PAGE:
How Manual Audits for Website Accessibility (ADA Compliance) Work
If you’re going to pay for a website accessibility audit (sometimes referred to as ADA Website Compliance audit), have an expert look over your site manually.
(Note: Prices are below)
Automated accessibility scans (sometimes called “checkers”) are a very useful tool to get a feel for your website’s overall accessibility level, and they are a great help when conducting a manual audit but they can only flag about 1/4 of accessibility issues.
With a manual audit, it’s highly desirable to hire an independent expert that specializes in web accessibility and most likely not someone in-house (auditing your own website is especially problematic were you to play defense in a lawsuit).
Of course, there’s still benefit in a self-audit but optimally your audit comes from a third party.
Here’s how I approach audits:
- Ask you for the URL of every page you want audited
Websites can easily have hundreds of pages (especially e-commerce sites) and it doesn’t make financial sense to go over each one. The best solution is to examine each of the primary layout templates of your site and then apply the audit results for each template sitewide, to all identical templates.
For example, say you own an e-commerce sporting goods website. Rather than examining each individual product page, an auditor can look at one product page and identify the issues that would potentially need to be addressed on every other one.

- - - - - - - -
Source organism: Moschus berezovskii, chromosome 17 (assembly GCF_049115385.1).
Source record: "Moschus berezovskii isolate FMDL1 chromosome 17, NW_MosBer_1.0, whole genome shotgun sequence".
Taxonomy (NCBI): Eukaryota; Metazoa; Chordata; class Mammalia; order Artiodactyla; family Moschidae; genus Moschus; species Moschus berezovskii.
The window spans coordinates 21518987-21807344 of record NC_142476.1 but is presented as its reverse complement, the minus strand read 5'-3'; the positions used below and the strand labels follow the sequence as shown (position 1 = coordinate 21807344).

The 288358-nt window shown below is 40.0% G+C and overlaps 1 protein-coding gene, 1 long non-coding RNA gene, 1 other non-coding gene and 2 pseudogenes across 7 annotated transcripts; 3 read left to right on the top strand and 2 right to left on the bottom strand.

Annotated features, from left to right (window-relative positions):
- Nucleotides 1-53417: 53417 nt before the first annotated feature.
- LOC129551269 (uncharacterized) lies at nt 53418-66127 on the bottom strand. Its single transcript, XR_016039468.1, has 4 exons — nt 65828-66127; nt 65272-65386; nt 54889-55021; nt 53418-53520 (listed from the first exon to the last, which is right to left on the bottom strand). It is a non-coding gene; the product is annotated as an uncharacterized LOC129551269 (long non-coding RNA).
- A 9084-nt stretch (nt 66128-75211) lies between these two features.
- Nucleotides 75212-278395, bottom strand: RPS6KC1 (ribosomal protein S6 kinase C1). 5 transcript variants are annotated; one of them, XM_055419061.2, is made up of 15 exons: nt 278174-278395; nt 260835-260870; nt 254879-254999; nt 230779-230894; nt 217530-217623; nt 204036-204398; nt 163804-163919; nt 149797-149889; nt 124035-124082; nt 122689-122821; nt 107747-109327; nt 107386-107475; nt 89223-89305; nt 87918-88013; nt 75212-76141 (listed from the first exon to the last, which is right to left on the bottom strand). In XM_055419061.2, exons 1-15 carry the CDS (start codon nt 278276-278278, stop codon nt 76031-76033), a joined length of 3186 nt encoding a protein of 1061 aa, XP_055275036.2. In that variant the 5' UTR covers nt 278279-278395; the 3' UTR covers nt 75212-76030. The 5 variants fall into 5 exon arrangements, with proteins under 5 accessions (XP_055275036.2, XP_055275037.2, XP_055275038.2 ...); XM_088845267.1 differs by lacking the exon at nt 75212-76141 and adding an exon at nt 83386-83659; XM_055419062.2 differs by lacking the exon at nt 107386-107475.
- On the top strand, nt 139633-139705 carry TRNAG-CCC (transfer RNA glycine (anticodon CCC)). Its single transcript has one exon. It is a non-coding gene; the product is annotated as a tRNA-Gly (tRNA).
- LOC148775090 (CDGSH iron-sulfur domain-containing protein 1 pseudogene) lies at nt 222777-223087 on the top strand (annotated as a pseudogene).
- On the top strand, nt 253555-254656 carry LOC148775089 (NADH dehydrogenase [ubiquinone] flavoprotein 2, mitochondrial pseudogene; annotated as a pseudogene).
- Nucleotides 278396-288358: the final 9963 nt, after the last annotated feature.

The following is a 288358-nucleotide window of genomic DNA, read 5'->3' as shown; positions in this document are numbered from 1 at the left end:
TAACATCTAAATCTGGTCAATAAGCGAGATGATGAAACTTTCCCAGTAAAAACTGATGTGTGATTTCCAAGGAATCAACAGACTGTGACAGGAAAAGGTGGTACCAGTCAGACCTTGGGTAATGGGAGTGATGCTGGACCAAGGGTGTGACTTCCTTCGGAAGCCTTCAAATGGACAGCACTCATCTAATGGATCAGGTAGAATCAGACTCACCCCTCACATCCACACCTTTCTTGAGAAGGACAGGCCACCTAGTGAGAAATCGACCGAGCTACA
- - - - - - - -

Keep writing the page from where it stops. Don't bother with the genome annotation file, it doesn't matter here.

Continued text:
2. Check each page (as well as the overall site structure) against WCAG 2.0 AA or 2.1 AA
This is the most important, time-consuming part of a manual accessibility audit that nobody sees because it doesn’t show up in the final reports.
What’s happening here is the expert is diligently checking your website against the 38 success criteria that comprise WCAG 2.0 AA (or, if they’re checking against 2.1, even more success criteria).
Some of this involves examining code (e.g. are forms properly labeled).
Another part is simply looking through the different pages of a website (e.g. is the layout consistent and predictable).
And then there’s actually testing the website to make sure everything works as it should (e.g. are the content and functions of a website fully accessible without a mouse).
The areas where you’re in good standing (and don’t need to change anything) won’t show up in the final report but it’s important that each one is accounted for.
3. List the issues for each page template/layout in chronological order
Every page you request to be examined will have a specific list of accessibility issues from that page. The issues should be written out in chronological order so that they’re in sync with the page and easy to spot.